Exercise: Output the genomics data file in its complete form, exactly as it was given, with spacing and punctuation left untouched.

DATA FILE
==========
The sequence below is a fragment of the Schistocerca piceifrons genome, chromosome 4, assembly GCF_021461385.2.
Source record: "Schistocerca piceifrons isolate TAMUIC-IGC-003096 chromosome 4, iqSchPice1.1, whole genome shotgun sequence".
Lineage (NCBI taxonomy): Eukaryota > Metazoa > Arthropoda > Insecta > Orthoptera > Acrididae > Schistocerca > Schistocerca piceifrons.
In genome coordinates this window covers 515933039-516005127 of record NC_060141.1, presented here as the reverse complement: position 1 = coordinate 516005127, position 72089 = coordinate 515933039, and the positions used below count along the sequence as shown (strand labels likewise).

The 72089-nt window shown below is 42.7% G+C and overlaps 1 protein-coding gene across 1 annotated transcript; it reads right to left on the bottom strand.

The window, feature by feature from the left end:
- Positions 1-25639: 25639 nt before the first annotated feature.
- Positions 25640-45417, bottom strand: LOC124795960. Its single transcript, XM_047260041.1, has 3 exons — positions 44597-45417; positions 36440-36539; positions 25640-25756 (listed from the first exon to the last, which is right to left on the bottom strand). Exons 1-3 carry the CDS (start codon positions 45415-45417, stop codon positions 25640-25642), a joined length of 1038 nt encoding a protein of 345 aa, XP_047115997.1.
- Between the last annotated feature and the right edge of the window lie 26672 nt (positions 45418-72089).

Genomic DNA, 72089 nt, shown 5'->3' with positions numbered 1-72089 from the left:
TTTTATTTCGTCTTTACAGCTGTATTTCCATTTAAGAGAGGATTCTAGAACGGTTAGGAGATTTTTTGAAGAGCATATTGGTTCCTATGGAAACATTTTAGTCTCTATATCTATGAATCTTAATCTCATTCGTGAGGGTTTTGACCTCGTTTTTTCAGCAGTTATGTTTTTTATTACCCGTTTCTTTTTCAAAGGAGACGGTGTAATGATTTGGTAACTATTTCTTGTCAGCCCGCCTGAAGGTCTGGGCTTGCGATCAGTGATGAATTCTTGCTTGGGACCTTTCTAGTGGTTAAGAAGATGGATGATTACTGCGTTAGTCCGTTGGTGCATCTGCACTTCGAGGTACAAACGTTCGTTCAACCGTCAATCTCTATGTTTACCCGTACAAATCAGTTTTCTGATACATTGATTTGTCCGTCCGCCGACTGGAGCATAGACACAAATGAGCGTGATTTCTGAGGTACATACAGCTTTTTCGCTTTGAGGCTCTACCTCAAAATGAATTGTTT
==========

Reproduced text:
The sequence below is a fragment of the Schistocerca piceifrons genome, chromosome 4, assembly GCF_021461385.2.
Source record: "Schistocerca piceifrons isolate TAMUIC-IGC-003096 chromosome 4, iqSchPice1.1, whole genome shotgun sequence".
Lineage (NCBI taxonomy): Eukaryota > Metazoa > Arthropoda > Insecta > Orthoptera > Acrididae > Schistocerca > Schistocerca piceifrons.
In genome coordinates this window covers 515933039-516005127 of record NC_060141.1, presented here as the reverse complement: position 1 = coordinate 516005127, position 72089 = coordinate 515933039, and the positions used below count along the sequence as shown (strand labels likewise).

The 72089-nt window shown below is 42.7% G+C and overlaps 1 protein-coding gene across 1 annotated transcript; it reads right to left on the bottom strand.

The window, feature by feature from the left end:
- Positions 1-25639: 25639 nt before the first annotated feature.
- Positions 25640-45417, bottom strand: LOC124795960. Its single transcript, XM_047260041.1, has 3 exons — positions 44597-45417; positions 36440-36539; positions 25640-25756 (listed from the first exon to the last, which is right to left on the bottom strand). Exons 1-3 carry the CDS (start codon positions 45415-45417, stop codon positions 25640-25642), a joined length of 1038 nt encoding a protein of 345 aa, XP_047115997.1.
- Between the last annotated feature and the right edge of the window lie 26672 nt (positions 45418-72089).

Genomic DNA, 72089 nt, shown 5'->3' with positions numbered 1-72089 from the left:
TTTTATTTCGTCTTTACAGCTGTATTTCCATTTAAGAGAGGATTCTAGAACGGTTAGGAGATTTTTTGAAGAGCATATTGGTTCCTATGGAAACATTTTAGTCTCTATATCTATGAATCTTAATCTCATTCGTGAGGGTTTTGACCTCGTTTTTTCAGCAGTTATGTTTTTTATTACCCGTTTCTTTTTCAAAGGAGACGGTGTAATGATTTGGTAACTATTTCTTGTCAGCCCGCCTGAAGGTCTGGGCTTGCGATCAGTGATGAATTCTTGCTTGGGACCTTTCTAGTGGTTAAGAAGATGGATGATTACTGCGTTAGTCCGTTGGTGCATCTGCACTTCGAGGTACAAACGTTCGTTCAACCGTCAATCTCTATGTTTACCCGTACAAATCAGTTTTCTGATACATTGATTTGTCCGTCCGCCGACTGGAGCATAGACACAAATGAGCGTGATTTCTGAGGTACATACAGCTTTTTCGCTTTGAGGCTCTACCTCAAAATGAATTGTTT